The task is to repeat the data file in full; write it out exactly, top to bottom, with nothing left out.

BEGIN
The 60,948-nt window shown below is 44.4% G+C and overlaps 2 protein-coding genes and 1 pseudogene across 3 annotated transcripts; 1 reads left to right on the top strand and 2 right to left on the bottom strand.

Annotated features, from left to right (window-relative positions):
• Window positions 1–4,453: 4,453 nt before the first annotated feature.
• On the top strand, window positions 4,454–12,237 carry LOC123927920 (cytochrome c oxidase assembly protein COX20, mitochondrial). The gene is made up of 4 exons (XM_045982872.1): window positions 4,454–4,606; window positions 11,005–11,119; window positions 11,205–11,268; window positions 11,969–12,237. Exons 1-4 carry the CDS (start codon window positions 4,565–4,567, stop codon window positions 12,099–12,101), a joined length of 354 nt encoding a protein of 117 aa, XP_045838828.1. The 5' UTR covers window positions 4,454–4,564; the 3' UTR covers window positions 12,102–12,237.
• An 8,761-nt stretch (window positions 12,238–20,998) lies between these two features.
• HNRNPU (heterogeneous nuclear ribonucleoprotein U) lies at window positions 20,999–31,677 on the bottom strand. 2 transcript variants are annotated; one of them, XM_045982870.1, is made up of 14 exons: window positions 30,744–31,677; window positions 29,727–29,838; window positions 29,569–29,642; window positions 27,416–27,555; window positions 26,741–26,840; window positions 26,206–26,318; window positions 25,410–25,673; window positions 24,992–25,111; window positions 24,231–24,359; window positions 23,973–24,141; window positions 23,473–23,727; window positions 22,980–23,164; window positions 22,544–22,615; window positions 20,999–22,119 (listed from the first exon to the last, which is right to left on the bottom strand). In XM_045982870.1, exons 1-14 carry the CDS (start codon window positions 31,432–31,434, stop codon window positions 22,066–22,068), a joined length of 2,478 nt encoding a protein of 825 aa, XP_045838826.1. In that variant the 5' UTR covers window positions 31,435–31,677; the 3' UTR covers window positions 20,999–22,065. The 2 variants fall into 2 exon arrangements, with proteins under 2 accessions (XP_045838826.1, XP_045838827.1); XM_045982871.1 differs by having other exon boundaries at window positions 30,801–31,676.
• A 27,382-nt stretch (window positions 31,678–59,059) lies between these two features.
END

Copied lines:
The 60,948-nt window shown below is 44.4% G+C and overlaps 2 protein-coding genes and 1 pseudogene across 3 annotated transcripts; 1 reads left to right on the top strand and 2 right to left on the bottom strand.

Annotated features, from left to right (window-relative positions):
• Window positions 1–4,453: 4,453 nt before the first annotated feature.
• On the top strand, window positions 4,454–12,237 carry LOC123927920 (cytochrome c oxidase assembly protein COX20, mitochondrial). The gene is made up of 4 exons (XM_045982872.1): window positions 4,454–4,606; window positions 11,005–11,119; window positions 11,205–11,268; window positions 11,969–12,237. Exons 1-4 carry the CDS (start codon window positions 4,565–4,567, stop codon window positions 12,099–12,101), a joined length of 354 nt encoding a protein of 117 aa, XP_045838828.1. The 5' UTR covers window positions 4,454–4,564; the 3' UTR covers window positions 12,102–12,237.
• An 8,761-nt stretch (window positions 12,238–20,998) lies between these two features.
• HNRNPU (heterogeneous nuclear ribonucleoprotein U) lies at window positions 20,999–31,677 on the bottom strand. 2 transcript variants are annotated; one of them, XM_045982870.1, is made up of 14 exons: window positions 30,744–31,677; window positions 29,727–29,838; window positions 29,569–29,642; window positions 27,416–27,555; window positions 26,741–26,840; window positions 26,206–26,318; window positions 25,410–25,673; window positions 24,992–25,111; window positions 24,231–24,359; window positions 23,973–24,141; window positions 23,473–23,727; window positions 22,980–23,164; window positions 22,544–22,615; window positions 20,999–22,119 (listed from the first exon to the last, which is right to left on the bottom strand). In XM_045982870.1, exons 1-14 carry the CDS (start codon window positions 31,432–31,434, stop codon window positions 22,066–22,068), a joined length of 2,478 nt encoding a protein of 825 aa, XP_045838826.1. In that variant the 5' UTR covers window positions 31,435–31,677; the 3' UTR covers window positions 20,999–22,065. The 2 variants fall into 2 exon arrangements, with proteins under 2 accessions (XP_045838826.1, XP_045838827.1); XM_045982871.1 differs by having other exon boundaries at window positions 30,801–31,676.
• A 27,382-nt stretch (window positions 31,678–59,059) lies between these two features.